Mountains and Monkeys

A couple of chilled out days in Bali. That was the plan.  So obviously the logical thing to do was to book a 12 hour overnight trek up a mountain for the night I arrived.

A 4am start in Melbourne, followed by a six hour flight and then two hours stuck in traffic before I reached my Airbnb in Ubud - I was pretty keen to get some sleep that afternoon, but my host was insistent on taking me on a tour of the area, so I ditched my king size bed for a Hindu Temple and made friends with a cat.

Temple kitty.

Temple kitty.

After a quick dinner, I met my driver to begin the two hour journey to the base of Mount Agung, (a very misleading name considering that upon my arrival home, I discovered that 'Mount' Agung is actually an active volcano, and not just a mountain...)

The warnings online stated that the trek was a hard one, (but mentioned nothing about the fact that the bloody thing could erupt under your feet and forever damn you in a molten lava hell) and that an easier alternative was Mount Batur. I'm not entirely sure why I have an incessant need to make things difficult for myself, but I was adamant that I wanted to be above the clouds, so Agung it was. (In hindsight, the very fact that I'd be climbing to heights above the clouds should have been the very reason to opt for Batur.)

It's not even a slight exaggeration to say that a mere ten minutes into my climb, I was considering telling my guide that I'd changed my mind. Logic stated that the climb would only get harder as we went on, and I was already struggling to breathe. The fact that I'm a stubborn little cow kept me going, especially as the guide looked like he was having serious doubts about taking me any further, and I knew I wanted to prove him wrong. Luckily for me, once we'd cleared the forest area, I was able to catch my breath more easily and we started making good time.

Skip forward six hours. We're about two hours from the summit, and the flashes of lightning that we spotted in the distance, are no longer in the distance - they're practically above our heads. The mists are so thick that we can barely see in front of us, the winds are doing a pretty good job of trying to knock us off of our feet, and the rain is cold - cold and wet. Spirits are pretty low when the guide exclaims 'I'm pretty worried, in my sixteen years as a guide this has never happened before, and it's too dangerous to go on..'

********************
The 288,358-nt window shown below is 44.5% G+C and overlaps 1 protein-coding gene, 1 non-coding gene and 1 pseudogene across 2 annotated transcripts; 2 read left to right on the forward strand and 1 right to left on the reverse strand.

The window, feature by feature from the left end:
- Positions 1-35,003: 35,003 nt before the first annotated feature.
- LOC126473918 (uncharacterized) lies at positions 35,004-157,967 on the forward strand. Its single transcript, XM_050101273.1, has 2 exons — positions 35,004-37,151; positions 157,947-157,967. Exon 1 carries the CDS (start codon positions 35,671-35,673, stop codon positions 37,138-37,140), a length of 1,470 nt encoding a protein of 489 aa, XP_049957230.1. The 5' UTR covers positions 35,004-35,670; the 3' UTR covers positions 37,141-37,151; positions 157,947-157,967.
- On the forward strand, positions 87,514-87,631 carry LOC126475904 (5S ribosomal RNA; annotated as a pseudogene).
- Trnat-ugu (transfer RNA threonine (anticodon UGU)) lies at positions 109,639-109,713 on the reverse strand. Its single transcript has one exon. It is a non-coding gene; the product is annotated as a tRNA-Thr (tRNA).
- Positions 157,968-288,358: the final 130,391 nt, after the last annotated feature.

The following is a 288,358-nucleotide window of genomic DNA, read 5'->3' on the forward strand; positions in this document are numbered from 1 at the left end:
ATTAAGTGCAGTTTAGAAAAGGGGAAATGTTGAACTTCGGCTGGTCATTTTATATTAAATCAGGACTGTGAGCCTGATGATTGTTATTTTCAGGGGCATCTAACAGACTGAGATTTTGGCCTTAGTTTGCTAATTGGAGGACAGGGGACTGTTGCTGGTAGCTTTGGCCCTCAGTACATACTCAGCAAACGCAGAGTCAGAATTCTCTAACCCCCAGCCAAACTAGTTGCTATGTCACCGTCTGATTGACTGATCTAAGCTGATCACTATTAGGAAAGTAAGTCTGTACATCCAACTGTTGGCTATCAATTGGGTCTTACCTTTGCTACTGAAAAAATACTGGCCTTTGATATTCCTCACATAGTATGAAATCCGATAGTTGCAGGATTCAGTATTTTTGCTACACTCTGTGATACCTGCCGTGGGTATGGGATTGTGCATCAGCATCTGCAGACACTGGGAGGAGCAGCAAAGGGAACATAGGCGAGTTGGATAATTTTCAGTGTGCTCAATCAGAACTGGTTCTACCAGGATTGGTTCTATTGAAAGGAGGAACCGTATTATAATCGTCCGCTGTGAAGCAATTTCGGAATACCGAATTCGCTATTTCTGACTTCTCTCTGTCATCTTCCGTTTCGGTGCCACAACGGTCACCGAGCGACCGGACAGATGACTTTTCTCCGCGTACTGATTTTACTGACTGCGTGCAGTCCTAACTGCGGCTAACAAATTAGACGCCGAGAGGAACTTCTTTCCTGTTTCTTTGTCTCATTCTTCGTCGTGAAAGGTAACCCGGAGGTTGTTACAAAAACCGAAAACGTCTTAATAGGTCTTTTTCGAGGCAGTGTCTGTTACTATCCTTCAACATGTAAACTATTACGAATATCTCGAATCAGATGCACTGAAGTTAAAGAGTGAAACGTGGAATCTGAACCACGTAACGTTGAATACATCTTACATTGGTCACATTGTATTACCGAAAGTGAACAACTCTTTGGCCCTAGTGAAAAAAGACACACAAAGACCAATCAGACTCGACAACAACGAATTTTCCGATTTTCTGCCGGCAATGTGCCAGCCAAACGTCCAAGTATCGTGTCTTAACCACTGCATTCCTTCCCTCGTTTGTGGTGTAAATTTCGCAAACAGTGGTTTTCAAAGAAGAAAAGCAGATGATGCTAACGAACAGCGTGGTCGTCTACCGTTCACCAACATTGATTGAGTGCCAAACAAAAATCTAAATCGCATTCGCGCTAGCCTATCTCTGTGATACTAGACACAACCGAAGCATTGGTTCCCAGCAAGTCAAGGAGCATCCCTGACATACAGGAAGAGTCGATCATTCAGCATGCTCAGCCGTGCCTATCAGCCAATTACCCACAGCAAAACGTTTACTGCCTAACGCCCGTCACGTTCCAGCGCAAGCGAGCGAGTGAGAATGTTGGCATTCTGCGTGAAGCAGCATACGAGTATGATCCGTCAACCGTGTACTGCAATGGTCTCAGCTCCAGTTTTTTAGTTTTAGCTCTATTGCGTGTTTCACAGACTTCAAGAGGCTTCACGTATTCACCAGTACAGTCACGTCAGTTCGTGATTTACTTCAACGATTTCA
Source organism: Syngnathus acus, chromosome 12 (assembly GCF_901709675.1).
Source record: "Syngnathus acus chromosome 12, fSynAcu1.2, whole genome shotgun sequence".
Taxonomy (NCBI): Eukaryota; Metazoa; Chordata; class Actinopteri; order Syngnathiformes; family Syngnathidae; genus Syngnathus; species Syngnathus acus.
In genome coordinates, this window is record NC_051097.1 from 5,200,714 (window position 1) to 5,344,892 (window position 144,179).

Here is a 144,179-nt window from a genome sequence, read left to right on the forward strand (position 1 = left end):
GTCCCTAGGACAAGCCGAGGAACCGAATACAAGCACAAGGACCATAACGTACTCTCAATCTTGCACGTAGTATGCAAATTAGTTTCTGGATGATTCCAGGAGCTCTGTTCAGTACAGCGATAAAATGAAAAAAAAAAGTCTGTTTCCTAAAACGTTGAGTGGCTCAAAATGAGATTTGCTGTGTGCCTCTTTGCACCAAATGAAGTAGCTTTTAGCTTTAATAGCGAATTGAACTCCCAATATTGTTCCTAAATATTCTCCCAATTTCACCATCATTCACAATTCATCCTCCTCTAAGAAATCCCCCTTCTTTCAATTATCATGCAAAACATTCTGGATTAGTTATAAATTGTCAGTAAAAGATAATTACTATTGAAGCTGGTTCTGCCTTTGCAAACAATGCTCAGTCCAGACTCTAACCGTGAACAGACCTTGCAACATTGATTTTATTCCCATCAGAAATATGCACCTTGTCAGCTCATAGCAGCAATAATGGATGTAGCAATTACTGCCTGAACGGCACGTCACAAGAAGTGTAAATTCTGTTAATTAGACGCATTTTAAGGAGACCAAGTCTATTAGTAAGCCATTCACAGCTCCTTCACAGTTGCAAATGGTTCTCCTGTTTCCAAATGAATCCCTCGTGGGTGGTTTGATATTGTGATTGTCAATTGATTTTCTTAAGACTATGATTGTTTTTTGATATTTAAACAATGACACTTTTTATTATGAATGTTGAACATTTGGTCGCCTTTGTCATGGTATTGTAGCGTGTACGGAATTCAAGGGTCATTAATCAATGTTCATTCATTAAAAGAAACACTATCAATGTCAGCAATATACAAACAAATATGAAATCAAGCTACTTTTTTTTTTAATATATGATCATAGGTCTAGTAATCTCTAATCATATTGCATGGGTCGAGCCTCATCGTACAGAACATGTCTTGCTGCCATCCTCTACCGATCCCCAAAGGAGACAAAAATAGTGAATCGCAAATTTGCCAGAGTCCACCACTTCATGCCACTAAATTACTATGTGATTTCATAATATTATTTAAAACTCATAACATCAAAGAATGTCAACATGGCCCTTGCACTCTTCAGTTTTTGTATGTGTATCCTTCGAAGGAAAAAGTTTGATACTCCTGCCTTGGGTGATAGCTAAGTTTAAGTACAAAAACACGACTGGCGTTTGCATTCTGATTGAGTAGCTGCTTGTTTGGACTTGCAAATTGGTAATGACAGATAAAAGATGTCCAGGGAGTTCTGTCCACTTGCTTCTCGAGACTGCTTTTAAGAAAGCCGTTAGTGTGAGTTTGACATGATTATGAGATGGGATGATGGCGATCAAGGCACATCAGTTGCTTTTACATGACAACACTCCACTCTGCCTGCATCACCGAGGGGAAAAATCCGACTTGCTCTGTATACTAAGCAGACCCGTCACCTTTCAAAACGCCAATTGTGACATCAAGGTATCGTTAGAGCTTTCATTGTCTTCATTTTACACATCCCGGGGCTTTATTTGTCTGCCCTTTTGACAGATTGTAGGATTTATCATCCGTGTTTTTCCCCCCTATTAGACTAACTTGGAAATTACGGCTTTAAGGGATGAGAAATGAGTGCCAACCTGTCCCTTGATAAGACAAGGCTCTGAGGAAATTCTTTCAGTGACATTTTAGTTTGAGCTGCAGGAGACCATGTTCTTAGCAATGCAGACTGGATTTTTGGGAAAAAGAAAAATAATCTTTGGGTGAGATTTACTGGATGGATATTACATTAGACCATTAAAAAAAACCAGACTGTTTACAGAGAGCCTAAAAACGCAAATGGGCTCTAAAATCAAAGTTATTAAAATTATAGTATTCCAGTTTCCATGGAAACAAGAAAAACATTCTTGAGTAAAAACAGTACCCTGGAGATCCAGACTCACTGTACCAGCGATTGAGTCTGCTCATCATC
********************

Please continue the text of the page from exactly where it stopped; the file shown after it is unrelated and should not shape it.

'Fantastic!' I thought, as we were forced to duck into a crevice, cuddle up for warmth and try to sleep until the storm had passed. It was a bit disorientating waking up some 2500m in the sky being spooned by a Balinese man that I'd only met hours before, but at least the storm had passed and we were able to make our way to the summit.

3,142m later.

3,142m later.

The atrocious weather meant that we couldn't even see the sunrise we'd spent hours climbing to see. We weren't above the clouds, we were in a massive cloud. Cold and wet, to say I was gutted would be an understatement. There were a couple more people with their guides at the top. We decided to wait for a short while and will the sky to clear. The winds up there were so strong that for a few brief moments, there was a break in the clouds and our tired legs didn't even matter.

On top of the world.

On top of the world.

As it was nearly 8am, and we still had a good six hours worth of descent to go, it was time to make a move. The further down the mountain we got, the more the weather brightened up and we managed to witness some beautiful views. Though, by this point, I was cursing myself for opting to put my feet and legs through hell. Before we'd even reached halfway, my legs had fully turned to jelly, and I still have no idea how I ever made it down. It was past 1pm when I finally crawled through the door of my room and practically passed out.

The rest of my stay in Ubud was a little more chilled out. A stroll through the forest at the end of my road resulted in me making some new friends, and at every meal I managed to practically eat myself into a coma. Just a couple of days in Bali wasn't really enough - lucky I'm going back in a few weeks. (But this time, no volcanoes!)

Pals.

Pals.